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In Re: Two Pleaders - Court Judgment

LegalCrystal Citation
SubjectCriminal
CourtKolkata
Decided On
Reported inAIR1933Cal731
AppellantIn Re: Two Pleaders
Excerpt:
- .....commanded to disperse. they were members of a procession in connexion with what is known as the civil disobedience movement, and were convicted as such, for the offences mentioned above on 6th february 1932; the conviction was affirmed by this court on 10th february 1933, it further appears that the pleaders were previously convicted in the year 1930, under section 3, ordinance 6 of that year, which provided for punishment of a person who by words, either spoken or written, or by signs or by visible representations, or otherwise instigated expressly or by implication, any person or class of persons, not to pay or to defer payment of any notified liability and of a person who did any act with intent or knowing it to be likely that any words, signs or visible representations containing.....
Judgment:

1. In this case a rule was issued by this Court on two pleaders practising in the District Judge's Court at Sylhet, to show cause why they should not be suspended or dismissed on the ground (among others) that they had been convicted of offences under Sections 145 and 151, I.P.C, as also under Section 3, Ordinance 6 of 1930, and that the offences of which they were convicted imply a defect of character which unfits them to be pleaders. The rule was issued in virtue of the powers vested in this Court by Section 12, Legal Practitioners Act 18 of 1879. The pleaders concerned have not thought it fit to appear before this Court, in showing cause, but have sent statements by way of explanation in writing. The gist of the statements so submitted is that the offences for which they were convicted do not imply any defect of character, inasmuch as they do not involve any moral turpitude. The pleaders have further stated that they have already been sufficiently punished in more ways than one, and that no further action was called for.

2. It appears from the materials before us that the pleaders were convicted for the offence of joining or continuing in an unlawful assembly, knowing that it had been commanded to disperse, and of knowingly joining or continuing in an unlawful assembly of fire or more persons, after it had been commanded to disperse. They were members of a procession in connexion with what is known as the Civil Disobedience Movement, and were convicted as such, for the offences mentioned above on 6th February 1932; the conviction was affirmed by this Court on 10th February 1933, It further appears that the pleaders were previously convicted in the year 1930, under Section 3, Ordinance 6 of that year, which provided for punishment of a person who by words, either spoken or written, or by signs or by visible representations, or otherwise instigated expressly or by implication, any person or class of persons, not to pay or to defer payment of any notified liability and of a person who did any act with intent or knowing it to be likely that any words, signs or visible representations containing such instigation shall thereby be communicated directly or indirectly to any person or class of persons in a notified area, in any manner whatsoever. On these materials, regard being had to the nature of the offences for which the pleaders were convicted, there can be no doubt that the provision contained in Section 12, Legal Practitioners Act, is applicable, inasmuch as the expression defect of character' as used in the Section 12 must, in our judgment, be taken to include not only moral turpitude, but also such defect in the character of a pleader, which renders him unfit to be a member of the honourable profession to which he belongs.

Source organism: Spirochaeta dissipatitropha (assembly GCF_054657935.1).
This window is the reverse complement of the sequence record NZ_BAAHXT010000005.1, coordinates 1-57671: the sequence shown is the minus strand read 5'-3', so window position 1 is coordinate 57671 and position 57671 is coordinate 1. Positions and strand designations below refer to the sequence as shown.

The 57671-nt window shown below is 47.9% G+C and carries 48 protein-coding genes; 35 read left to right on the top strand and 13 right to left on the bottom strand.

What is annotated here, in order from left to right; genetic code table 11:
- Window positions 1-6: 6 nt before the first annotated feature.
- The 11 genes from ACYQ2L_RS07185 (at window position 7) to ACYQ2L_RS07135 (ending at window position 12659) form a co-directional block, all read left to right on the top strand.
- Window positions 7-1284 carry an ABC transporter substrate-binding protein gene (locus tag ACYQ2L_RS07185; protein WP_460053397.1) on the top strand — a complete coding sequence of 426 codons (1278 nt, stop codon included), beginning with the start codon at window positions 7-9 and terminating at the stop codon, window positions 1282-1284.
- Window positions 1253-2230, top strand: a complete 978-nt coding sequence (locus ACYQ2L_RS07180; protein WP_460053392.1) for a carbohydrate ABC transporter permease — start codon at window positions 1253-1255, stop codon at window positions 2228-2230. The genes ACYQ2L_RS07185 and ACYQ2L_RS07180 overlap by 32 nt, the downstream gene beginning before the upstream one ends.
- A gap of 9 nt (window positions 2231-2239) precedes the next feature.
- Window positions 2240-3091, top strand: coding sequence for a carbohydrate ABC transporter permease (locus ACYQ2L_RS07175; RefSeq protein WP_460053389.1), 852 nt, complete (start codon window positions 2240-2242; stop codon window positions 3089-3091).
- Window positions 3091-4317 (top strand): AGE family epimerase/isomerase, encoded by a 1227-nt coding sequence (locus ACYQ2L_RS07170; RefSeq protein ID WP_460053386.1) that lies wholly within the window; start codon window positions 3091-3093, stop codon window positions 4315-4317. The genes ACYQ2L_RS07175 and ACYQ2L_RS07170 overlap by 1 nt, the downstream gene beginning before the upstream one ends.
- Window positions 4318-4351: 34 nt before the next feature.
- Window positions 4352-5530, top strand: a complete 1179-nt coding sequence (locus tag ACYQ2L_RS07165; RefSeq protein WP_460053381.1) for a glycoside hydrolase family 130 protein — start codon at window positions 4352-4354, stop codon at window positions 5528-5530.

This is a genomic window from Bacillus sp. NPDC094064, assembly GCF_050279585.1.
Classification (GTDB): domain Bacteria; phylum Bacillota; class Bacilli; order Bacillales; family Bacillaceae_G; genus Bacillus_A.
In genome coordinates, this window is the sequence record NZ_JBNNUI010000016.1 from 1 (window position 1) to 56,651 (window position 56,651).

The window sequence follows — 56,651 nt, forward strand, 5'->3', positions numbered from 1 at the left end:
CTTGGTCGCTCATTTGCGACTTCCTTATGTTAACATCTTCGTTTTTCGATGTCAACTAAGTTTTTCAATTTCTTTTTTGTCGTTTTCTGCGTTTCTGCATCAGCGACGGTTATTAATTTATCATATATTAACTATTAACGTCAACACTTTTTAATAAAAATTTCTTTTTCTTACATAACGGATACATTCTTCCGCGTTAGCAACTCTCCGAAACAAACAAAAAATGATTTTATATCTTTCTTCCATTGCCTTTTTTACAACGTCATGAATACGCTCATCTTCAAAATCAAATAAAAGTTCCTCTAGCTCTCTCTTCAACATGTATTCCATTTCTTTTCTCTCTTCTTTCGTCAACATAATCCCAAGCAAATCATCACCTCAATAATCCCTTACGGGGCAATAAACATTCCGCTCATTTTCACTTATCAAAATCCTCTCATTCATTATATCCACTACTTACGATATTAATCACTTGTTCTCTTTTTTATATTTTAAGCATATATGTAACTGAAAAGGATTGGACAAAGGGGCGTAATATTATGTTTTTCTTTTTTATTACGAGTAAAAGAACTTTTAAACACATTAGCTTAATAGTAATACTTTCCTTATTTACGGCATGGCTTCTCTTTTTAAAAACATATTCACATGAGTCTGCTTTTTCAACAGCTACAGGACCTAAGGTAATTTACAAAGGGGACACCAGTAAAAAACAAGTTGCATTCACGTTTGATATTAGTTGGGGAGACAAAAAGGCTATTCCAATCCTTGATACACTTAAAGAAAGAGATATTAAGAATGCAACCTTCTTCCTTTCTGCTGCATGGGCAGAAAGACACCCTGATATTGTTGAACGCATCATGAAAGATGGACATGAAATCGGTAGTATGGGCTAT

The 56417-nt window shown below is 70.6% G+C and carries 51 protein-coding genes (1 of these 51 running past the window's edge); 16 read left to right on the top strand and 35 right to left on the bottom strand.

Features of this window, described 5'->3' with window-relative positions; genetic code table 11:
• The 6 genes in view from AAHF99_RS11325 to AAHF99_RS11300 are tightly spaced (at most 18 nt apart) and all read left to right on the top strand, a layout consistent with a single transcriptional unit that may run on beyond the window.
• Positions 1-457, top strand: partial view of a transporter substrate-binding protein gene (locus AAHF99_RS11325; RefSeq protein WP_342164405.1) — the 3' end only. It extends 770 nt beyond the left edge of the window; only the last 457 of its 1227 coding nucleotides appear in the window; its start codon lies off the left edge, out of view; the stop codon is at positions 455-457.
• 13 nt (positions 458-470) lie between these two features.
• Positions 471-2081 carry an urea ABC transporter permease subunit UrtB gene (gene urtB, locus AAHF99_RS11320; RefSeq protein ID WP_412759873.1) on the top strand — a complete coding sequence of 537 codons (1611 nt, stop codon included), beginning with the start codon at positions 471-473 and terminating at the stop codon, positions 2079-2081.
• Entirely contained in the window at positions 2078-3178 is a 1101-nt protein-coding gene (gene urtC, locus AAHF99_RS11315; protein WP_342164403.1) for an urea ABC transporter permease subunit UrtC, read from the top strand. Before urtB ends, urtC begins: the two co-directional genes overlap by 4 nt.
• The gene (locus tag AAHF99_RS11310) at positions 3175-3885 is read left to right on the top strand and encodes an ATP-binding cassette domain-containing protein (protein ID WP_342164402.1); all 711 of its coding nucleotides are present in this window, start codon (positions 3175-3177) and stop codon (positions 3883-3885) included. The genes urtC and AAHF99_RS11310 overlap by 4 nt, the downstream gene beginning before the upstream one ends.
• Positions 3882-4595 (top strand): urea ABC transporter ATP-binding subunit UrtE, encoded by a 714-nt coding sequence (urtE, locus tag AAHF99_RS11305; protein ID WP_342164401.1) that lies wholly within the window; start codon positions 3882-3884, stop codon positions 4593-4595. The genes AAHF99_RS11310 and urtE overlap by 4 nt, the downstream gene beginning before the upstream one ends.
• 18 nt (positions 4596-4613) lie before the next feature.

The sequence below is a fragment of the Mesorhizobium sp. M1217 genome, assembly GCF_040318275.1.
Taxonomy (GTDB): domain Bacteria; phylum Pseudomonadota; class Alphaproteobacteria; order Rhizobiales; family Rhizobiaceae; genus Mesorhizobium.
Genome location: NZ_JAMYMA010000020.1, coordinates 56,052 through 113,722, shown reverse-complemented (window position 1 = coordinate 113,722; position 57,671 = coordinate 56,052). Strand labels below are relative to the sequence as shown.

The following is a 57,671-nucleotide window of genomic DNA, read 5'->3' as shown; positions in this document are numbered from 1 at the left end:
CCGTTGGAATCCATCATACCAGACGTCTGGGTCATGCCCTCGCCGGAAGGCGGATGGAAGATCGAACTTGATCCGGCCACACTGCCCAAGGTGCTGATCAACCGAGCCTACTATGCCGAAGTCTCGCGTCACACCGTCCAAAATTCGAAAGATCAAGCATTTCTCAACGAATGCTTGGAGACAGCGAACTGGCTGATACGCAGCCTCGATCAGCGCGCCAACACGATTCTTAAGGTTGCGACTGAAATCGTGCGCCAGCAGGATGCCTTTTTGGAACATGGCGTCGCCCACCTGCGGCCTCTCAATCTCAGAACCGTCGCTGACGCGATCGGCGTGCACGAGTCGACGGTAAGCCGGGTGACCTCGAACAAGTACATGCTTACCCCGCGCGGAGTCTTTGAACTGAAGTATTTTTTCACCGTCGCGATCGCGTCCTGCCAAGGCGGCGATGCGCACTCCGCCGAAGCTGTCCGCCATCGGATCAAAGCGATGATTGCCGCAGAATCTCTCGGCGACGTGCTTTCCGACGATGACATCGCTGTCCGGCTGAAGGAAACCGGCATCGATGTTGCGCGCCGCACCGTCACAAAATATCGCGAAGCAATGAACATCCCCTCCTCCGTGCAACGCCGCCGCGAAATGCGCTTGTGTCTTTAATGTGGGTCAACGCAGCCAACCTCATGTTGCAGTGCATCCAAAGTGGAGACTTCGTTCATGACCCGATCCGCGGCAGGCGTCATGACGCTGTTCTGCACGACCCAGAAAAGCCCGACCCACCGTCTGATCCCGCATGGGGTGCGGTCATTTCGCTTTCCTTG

3. In the case before us the pleaders were connected with the Civil Disobedience Movement, and were convicted in 1930, under the Ordinance for an offence the nature of which has been specified above; the offences for which they were convicted again in 1932 were committed as members of a procession organized in connexion with the Civil Disobedience Movement. The pleaders were, it appears, supporting an organized resistance to the discharge of liability under the law, and had wilfully broken the law as members of a procession which was commanded to disperse by competent authorities. In view of all this, the pleaders in the case before us, have deliberately placed themselves in such a position as made themselves amenable to the disciplinary jurisdiction of this Court. The offences for which they were convicted, as indicated already, involved serious defect of character, seeing that they were directed against obedience to law, which it is the duty of the Courts and of the members of the legal profession to enforce and maintain. There has been repetition of the offences on the part of the pleaders, involving open and deliberate defiance of law; and there is no expression of regret for their past behaviour. As was observed by Coutts-Trotter, J., In the matter of First Grade Pleader AIR 1924 Mad 479 (F B):

while Courts will not interfere with, or have regard to any man's political opinions, or opinions on public questions, it is impossible to allow a person who proclaims or practises what is called the doctrine of civil disobedience, to ask to be a part of the machinery of the Courts which exists for the very purpose of the thwarting of civil disobedience.

4. On the facts and in the circumstances of the case before us we have no hesitation in making the rule absolute. The pleaders Messrs. Babus S and G, are suspended from practising as pleaders for the period of six months from 1st August next. The order of suspension is to be communicated to the District Judge of Sylhet as soon as practicable.


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